First woman to deliver inaugural sermon
- On January 21, the Rev. Sharon Watkins to deliver sermon at National Prayer Service
- Watkins is president of the 700,000-member church Disciples of Christ
- Her hope for the message: "To believe in something bigger than ourselves"
- Traditional service takes place at the National Cathedral in northwest Washington
(CNN) -- The Rev. Sharon Watkins will deliver the sermon at the traditional National Prayer Service on January 21, the day after Barack Obama is sworn in as president, the Presidential Inaugural Committee announced Sunday.
Watkins, the general minister and president of the 700,000-member church Disciples of Christ, will be the first woman to deliver the sermon at the inaugural event.
It takes place at the National Cathedral in northwest Washington.
"I am truly honored to speak at this historic occasion," Watkins said in a news release from the committee.
She added, "I hope that my message will call us to believe in something bigger than ourselves and remind us to reach out to all of our neighbors to build communities of possibility."
The National Prayer Service is a tradition dating back to the nation's first president, the inaugural committee said.The service includes prayers and hymns delivered by various religious leaders.
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Gay bishop will open inaugural weekend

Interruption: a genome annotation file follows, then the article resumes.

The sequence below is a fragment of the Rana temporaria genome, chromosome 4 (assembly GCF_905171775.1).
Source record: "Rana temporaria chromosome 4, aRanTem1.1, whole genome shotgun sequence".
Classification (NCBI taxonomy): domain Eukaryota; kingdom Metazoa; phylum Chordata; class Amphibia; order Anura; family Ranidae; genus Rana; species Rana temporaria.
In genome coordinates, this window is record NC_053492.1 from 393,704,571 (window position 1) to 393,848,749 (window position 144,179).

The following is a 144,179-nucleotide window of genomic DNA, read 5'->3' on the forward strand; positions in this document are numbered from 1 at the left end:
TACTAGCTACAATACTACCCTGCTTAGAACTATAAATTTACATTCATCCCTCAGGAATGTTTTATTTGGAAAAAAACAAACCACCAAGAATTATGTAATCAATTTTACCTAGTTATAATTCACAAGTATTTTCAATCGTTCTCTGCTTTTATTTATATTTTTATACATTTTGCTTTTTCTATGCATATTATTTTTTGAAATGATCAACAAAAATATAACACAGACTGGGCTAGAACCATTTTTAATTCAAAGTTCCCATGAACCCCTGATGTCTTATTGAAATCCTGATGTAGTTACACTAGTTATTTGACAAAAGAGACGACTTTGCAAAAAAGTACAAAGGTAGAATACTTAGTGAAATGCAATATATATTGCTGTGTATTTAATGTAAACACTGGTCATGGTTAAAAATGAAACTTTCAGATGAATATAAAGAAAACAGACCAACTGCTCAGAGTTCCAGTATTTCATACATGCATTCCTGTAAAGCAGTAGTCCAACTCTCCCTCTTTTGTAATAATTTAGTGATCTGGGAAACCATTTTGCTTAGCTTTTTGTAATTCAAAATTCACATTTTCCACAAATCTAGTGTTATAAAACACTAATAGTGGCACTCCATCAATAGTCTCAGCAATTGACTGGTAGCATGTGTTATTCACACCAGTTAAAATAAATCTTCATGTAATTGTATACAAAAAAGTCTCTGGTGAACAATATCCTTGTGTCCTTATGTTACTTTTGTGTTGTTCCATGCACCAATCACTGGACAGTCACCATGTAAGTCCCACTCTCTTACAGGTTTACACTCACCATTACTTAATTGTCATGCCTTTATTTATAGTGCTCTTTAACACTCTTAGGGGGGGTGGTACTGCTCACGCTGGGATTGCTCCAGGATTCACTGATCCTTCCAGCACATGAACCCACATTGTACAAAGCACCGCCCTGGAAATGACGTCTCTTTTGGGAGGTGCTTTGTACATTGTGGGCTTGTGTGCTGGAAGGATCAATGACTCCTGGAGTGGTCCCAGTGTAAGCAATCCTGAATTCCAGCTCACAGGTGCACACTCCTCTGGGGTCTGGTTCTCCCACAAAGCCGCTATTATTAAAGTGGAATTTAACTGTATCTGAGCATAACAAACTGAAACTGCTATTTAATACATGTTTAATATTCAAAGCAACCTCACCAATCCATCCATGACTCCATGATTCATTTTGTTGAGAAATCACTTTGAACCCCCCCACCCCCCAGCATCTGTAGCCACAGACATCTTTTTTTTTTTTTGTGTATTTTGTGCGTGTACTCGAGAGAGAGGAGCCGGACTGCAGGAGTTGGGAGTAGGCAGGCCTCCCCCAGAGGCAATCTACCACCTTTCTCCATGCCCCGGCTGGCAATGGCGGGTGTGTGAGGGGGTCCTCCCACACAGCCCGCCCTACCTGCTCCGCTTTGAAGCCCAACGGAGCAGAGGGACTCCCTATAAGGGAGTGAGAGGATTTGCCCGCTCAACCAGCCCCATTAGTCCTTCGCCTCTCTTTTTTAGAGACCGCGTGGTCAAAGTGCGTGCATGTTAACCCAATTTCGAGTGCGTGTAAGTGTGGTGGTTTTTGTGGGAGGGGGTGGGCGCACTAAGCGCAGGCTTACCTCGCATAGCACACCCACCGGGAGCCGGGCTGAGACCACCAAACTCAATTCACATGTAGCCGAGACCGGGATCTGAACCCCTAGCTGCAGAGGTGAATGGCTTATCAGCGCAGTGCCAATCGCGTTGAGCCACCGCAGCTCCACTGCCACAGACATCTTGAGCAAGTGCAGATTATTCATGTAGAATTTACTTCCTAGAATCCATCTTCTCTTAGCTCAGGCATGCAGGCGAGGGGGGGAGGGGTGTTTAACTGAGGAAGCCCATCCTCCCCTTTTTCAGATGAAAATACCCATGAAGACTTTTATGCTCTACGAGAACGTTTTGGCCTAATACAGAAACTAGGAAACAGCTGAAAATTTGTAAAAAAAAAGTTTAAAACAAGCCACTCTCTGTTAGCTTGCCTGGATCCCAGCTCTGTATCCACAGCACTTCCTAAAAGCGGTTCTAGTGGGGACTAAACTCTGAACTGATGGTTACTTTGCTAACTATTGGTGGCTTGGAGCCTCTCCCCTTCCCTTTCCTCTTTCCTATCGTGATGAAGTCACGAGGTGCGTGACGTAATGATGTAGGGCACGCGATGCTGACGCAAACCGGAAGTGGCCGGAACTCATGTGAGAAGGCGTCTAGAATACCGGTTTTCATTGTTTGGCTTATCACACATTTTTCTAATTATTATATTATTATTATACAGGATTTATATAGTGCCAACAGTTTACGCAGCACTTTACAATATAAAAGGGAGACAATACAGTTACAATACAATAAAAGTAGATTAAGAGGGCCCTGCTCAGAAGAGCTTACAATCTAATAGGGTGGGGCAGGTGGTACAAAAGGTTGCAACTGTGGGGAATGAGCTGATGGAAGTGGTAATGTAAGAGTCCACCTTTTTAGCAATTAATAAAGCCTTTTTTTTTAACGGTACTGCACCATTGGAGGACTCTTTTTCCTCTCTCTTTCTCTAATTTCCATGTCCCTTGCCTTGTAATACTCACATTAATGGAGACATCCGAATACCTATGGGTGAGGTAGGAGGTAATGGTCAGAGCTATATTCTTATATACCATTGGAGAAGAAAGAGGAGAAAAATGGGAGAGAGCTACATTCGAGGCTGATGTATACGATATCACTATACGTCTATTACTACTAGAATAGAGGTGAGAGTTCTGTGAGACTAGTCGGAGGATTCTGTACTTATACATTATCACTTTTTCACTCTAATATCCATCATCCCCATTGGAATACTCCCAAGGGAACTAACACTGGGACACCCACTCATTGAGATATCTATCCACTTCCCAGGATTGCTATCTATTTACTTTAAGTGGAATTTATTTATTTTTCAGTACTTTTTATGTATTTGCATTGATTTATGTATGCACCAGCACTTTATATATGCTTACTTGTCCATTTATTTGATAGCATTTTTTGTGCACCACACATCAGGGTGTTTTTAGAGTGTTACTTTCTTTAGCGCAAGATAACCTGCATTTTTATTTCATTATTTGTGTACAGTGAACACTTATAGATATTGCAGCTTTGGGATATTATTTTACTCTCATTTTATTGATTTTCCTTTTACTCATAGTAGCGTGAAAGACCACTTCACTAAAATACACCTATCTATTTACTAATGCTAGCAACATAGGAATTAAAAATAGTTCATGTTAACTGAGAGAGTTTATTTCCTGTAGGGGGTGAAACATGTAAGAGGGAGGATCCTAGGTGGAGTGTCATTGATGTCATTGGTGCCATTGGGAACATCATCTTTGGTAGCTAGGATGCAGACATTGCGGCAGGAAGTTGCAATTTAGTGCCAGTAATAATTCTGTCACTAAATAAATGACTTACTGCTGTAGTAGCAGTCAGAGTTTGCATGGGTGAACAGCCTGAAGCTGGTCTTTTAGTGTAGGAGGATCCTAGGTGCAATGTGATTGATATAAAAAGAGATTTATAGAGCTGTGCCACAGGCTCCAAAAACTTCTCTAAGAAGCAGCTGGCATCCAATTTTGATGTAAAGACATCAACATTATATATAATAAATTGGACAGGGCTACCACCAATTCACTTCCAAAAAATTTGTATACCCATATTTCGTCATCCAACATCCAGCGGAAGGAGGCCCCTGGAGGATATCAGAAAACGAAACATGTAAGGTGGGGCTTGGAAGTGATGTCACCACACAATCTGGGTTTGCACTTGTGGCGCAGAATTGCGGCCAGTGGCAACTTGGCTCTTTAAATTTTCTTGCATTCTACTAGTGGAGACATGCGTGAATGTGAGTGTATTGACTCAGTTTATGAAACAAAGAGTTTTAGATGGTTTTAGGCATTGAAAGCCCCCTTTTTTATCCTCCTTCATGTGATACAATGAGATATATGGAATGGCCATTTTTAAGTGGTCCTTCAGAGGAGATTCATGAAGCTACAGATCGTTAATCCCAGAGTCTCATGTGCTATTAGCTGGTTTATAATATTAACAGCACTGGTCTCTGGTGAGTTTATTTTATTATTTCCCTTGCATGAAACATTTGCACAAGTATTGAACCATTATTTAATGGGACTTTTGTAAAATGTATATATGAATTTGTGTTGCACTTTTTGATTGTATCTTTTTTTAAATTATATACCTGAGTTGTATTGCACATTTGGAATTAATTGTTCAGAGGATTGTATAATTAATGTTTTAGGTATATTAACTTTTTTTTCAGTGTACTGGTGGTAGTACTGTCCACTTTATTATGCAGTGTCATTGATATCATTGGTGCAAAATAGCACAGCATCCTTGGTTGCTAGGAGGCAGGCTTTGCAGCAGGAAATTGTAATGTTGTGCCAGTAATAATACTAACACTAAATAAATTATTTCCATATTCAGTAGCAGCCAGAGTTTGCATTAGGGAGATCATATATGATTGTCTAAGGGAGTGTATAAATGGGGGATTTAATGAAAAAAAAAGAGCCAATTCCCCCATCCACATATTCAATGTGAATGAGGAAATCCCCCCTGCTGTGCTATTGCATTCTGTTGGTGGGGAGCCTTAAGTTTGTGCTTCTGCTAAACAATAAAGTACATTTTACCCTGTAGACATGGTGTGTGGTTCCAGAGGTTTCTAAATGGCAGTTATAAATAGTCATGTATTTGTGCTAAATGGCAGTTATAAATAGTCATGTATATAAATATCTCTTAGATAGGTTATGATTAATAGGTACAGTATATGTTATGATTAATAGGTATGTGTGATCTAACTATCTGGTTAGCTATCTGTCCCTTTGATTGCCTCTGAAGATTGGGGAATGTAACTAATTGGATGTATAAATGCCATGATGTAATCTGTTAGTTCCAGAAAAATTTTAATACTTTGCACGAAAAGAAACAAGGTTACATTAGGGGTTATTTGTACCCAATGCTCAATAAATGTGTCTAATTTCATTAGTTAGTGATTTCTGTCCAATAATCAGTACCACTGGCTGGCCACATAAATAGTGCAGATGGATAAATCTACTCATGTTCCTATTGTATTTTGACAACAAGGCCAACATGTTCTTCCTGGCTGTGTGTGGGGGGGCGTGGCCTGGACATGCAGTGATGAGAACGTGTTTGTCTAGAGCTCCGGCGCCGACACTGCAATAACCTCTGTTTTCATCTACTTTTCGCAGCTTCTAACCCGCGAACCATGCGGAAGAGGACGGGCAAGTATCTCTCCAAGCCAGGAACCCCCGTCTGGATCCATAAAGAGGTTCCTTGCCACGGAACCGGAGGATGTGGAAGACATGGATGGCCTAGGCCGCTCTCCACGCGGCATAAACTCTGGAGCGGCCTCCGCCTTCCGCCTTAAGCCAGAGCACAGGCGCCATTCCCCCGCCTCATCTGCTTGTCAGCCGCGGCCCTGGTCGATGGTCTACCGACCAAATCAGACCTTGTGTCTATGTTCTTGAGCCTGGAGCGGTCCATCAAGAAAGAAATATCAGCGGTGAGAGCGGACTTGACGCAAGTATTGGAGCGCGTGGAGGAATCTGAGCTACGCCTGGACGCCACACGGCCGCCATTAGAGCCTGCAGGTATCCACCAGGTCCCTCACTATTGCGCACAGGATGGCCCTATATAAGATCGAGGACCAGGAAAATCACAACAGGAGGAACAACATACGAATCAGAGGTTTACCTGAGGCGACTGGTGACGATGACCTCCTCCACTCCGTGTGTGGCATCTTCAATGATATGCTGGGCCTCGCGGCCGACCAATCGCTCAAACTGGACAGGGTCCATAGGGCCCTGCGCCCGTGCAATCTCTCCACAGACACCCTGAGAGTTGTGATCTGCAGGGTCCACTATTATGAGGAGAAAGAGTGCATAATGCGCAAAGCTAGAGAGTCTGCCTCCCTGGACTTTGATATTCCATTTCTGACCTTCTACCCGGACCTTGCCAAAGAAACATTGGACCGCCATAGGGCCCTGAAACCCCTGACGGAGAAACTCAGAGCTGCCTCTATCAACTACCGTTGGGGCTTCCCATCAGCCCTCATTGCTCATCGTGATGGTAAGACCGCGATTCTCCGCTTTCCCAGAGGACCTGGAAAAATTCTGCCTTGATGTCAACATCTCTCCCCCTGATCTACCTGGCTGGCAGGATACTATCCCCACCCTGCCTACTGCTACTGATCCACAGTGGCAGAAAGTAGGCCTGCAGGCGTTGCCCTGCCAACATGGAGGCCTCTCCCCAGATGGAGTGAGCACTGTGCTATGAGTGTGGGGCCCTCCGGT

The Rt. Rev. V. Gene Robinson of New Hampshire, who was elected the Episcopal Church’s first openly gay bishop in 2003, will deliver the invocation for Sunday’s kickoff inaugural event on the steps of the Lincoln Memorial, the Presidential Inaugural Committee said.
President-elect Obama is scheduled to attend the afternoon event, which is free and open to the public.
“The president-elect has respect for the Rt. Rev. Robinson, who offered his advice and counsel over the past couple of years,” an inaugural official said. “It also has the benefit of further reinforcing our commitment to an open and inclusive inaugural.”
Robinson remains the Bishop of the Episcopal Diocese of New Hampshire.
Many of Obama’s supporters were furious at the choice of Rick Warren, the evangelical pastor and best-selling author, to deliver the invocation at the swearing-in ceremony.
Warren had endorsed California’s Proposition 8, which bans same-sex marriage, with a statement saying: “There is no reason to change the universal, historical definition of marriage to appease 2 percent of our population.”
The furor has been Obama’s biggest clash with his party’s left wing since he was elected.
An Obama source said: “Robinson was in the plans before the complaints about Rick Warren. Many skeptics will read this as a direct reaction to the Warren criticism – but it’s just not so.”
Last summer, Robinson was united in a civil union with his longtime gay partner. The Concord (N.H.) Monitor reported at the time: “The day marked the five-year anniversary of the New Hampshire election that, once ratified, made Robinson the first openly gay bishop in the Anglican church.”
Robinson’s bio on the diocese Web site says: “Gene enjoys entertaining and cooking, gardening, music and theater. He is the father of two grown daughters and the proud grandfather of two granddaughters. He lives with his partner, Mark Andrew, who is employed by the State of New Hampshire's Department of Safety.”